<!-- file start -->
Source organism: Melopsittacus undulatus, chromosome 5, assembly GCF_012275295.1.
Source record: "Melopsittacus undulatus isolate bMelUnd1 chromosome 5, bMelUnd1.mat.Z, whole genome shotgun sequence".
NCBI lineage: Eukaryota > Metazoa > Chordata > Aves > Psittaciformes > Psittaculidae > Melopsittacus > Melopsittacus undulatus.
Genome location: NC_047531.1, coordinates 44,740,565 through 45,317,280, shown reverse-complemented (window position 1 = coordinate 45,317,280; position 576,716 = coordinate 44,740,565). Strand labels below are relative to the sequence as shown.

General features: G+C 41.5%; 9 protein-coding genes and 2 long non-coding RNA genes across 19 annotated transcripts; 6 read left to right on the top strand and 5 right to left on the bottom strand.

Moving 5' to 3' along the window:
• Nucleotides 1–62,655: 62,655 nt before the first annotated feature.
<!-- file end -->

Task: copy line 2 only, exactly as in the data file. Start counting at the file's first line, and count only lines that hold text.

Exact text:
Source record: "Melopsittacus undulatus isolate bMelUnd1 chromosome 5, bMelUnd1.mat.Z, whole genome shotgun sequence".